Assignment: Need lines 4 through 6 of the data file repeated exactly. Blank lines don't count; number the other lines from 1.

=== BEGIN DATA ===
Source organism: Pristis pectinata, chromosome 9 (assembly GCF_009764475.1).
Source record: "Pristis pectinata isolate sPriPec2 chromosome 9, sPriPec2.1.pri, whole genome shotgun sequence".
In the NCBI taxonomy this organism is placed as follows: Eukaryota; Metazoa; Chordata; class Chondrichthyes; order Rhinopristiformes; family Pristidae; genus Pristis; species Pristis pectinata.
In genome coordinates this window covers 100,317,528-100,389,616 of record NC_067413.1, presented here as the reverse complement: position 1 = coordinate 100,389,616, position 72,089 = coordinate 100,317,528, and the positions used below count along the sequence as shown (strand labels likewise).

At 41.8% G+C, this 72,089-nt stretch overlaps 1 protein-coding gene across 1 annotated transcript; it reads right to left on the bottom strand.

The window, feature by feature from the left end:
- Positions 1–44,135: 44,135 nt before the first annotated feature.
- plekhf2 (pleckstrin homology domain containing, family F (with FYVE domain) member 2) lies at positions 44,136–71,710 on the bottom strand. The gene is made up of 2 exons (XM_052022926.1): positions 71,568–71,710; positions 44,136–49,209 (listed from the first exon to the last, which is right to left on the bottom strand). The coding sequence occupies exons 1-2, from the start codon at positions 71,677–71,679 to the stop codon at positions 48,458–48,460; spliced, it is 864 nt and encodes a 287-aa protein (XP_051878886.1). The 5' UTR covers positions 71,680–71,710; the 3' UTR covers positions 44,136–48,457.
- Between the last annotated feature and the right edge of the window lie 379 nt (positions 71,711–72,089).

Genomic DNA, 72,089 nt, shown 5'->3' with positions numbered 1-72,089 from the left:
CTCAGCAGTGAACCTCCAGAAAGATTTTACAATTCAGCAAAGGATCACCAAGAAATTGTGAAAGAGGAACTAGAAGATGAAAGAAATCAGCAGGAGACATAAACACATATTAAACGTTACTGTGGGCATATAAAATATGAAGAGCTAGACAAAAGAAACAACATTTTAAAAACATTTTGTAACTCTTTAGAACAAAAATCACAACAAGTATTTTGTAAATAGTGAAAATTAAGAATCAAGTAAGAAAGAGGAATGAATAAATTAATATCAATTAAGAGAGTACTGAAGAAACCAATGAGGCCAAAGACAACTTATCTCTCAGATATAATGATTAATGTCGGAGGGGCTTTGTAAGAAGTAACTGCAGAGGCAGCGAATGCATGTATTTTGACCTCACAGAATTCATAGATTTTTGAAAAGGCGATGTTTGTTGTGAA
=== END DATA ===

In genome coordinates this window covers 100,317,528-100,389,616 of record NC_067413.1, presented here as the reverse complement: position 1 = coordinate 100,389,616, position 72,089 = coordinate 100,317,528, and the positions used below count along the sequence as shown (strand labels likewise).

At 41.8% G+C, this 72,089-nt stretch overlaps 1 protein-coding gene across 1 annotated transcript; it reads right to left on the bottom strand.

The window, feature by feature from the left end: